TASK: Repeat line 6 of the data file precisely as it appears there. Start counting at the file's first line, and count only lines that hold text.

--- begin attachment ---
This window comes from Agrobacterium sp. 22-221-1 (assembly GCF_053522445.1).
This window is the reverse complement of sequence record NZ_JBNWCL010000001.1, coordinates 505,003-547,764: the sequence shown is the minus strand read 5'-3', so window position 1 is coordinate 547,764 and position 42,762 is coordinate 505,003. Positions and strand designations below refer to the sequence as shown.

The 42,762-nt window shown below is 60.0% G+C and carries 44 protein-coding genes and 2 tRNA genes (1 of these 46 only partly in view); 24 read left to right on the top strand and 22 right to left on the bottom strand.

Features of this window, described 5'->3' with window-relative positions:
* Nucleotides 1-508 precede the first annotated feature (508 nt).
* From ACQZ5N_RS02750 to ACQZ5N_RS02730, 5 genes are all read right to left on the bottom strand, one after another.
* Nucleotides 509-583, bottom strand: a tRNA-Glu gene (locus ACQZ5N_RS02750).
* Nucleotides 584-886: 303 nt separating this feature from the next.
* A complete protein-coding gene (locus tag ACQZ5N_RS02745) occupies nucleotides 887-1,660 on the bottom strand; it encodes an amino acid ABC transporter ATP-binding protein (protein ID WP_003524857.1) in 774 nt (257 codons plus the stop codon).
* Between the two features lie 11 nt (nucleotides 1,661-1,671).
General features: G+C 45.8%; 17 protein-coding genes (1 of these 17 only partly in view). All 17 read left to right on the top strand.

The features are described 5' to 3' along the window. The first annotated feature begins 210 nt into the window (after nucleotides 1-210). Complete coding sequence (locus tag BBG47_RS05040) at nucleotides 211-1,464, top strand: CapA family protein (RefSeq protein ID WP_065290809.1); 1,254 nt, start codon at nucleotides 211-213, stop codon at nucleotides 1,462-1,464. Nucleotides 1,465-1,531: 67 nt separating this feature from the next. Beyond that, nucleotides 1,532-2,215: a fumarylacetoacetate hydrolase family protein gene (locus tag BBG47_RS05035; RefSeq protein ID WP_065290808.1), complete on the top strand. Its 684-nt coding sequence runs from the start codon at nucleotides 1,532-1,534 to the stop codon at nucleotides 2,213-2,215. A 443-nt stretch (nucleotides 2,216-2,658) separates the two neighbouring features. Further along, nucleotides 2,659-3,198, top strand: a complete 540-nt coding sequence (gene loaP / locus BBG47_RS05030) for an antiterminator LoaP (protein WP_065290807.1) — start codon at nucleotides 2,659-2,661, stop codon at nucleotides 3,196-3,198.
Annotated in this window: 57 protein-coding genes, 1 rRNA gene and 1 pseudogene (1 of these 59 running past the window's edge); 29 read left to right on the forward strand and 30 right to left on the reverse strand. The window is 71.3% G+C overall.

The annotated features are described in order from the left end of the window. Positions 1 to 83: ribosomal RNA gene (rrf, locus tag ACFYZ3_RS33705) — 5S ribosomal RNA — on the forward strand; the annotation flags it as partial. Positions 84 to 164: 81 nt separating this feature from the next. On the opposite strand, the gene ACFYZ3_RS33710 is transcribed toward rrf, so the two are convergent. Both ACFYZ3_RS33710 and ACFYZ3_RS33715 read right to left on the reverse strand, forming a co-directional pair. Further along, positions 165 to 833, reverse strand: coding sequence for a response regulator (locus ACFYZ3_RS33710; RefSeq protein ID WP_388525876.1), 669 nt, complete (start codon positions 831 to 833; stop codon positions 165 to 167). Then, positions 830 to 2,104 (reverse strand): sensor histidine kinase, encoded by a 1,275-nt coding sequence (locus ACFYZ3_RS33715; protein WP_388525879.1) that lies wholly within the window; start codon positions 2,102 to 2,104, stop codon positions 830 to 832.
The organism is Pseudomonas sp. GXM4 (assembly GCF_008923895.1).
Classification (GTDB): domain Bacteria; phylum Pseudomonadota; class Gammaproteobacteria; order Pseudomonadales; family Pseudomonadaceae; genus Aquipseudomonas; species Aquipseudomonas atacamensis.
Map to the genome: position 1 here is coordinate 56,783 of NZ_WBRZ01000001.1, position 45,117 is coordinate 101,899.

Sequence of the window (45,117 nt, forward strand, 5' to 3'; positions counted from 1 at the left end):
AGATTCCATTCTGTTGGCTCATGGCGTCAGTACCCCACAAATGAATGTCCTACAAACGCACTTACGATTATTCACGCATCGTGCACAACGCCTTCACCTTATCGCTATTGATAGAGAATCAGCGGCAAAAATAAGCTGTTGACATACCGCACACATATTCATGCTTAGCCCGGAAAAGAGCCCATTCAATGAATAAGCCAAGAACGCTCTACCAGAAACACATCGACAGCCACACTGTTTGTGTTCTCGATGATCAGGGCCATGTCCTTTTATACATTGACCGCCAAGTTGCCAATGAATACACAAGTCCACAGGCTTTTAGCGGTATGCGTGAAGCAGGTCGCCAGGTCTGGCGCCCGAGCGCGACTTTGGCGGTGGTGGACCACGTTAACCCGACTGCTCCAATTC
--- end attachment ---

* From ACQZ5N_RS02750 to ACQZ5N_RS02730, 5 genes are all read right to left on the bottom strand, one after another.